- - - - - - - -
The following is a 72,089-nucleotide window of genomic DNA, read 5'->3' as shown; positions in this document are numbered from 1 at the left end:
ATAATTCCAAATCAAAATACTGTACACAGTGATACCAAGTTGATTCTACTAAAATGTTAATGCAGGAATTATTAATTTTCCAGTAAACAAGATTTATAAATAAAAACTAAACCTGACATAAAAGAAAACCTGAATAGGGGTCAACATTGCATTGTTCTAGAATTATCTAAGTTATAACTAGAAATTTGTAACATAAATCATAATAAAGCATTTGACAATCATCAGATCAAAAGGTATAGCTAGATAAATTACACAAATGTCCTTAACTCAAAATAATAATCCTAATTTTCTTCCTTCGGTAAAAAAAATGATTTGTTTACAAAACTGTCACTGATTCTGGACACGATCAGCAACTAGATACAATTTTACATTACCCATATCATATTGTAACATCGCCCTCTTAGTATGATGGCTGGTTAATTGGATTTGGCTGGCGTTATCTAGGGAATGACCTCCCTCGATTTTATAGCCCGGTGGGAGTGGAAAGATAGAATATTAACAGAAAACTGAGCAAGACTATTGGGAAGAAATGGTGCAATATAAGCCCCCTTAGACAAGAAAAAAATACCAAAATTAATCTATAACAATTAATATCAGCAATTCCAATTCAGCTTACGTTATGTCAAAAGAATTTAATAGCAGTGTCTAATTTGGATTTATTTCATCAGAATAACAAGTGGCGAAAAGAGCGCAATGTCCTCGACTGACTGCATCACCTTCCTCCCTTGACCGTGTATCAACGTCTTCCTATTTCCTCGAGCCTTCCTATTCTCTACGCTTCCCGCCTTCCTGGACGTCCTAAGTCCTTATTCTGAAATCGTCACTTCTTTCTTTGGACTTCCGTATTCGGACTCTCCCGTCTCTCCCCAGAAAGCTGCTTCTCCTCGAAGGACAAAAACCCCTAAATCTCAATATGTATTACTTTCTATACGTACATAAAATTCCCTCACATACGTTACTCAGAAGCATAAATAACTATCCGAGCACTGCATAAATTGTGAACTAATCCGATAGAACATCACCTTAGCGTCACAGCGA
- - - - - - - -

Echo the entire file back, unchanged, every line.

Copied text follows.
The following is a 72,089-nucleotide window of genomic DNA, read 5'->3' as shown; positions in this document are numbered from 1 at the left end:
ATAATTCCAAATCAAAATACTGTACACAGTGATACCAAGTTGATTCTACTAAAATGTTAATGCAGGAATTATTAATTTTCCAGTAAACAAGATTTATAAATAAAAACTAAACCTGACATAAAAGAAAACCTGAATAGGGGTCAACATTGCATTGTTCTAGAATTATCTAAGTTATAACTAGAAATTTGTAACATAAATCATAATAAAGCATTTGACAATCATCAGATCAAAAGGTATAGCTAGATAAATTACACAAATGTCCTTAACTCAAAATAATAATCCTAATTTTCTTCCTTCGGTAAAAAAAATGATTTGTTTACAAAACTGTCACTGATTCTGGACACGATCAGCAACTAGATACAATTTTACATTACCCATATCATATTGTAACATCGCCCTCTTAGTATGATGGCTGGTTAATTGGATTTGGCTGGCGTTATCTAGGGAATGACCTCCCTCGATTTTATAGCCCGGTGGGAGTGGAAAGATAGAATATTAACAGAAAACTGAGCAAGACTATTGGGAAGAAATGGTGCAATATAAGCCCCCTTAGACAAGAAAAAAATACCAAAATTAATCTATAACAATTAATATCAGCAATTCCAATTCAGCTTACGTTATGTCAAAAGAATTTAATAGCAGTGTCTAATTTGGATTTATTTCATCAGAATAACAAGTGGCGAAAAGAGCGCAATGTCCTCGACTGACTGCATCACCTTCCTCCCTTGACCGTGTATCAACGTCTTCCTATTTCCTCGAGCCTTCCTATTCTCTACGCTTCCCGCCTTCCTGGACGTCCTAAGTCCTTATTCTGAAATCGTCACTTCTTTCTTTGGACTTCCGTATTCGGACTCTCCCGTCTCTCCCCAGAAAGCTGCTTCTCCTCGAAGGACAAAAACCCCTAAATCTCAATATGTATTACTTTCTATACGTACATAAAATTCCCTCACATACGTTACTCAGAAGCATAAATAACTATCCGAGCACTGCATAAATTGTGAACTAATCCGATAGAACATCACCTTAGCGTCACAGCGA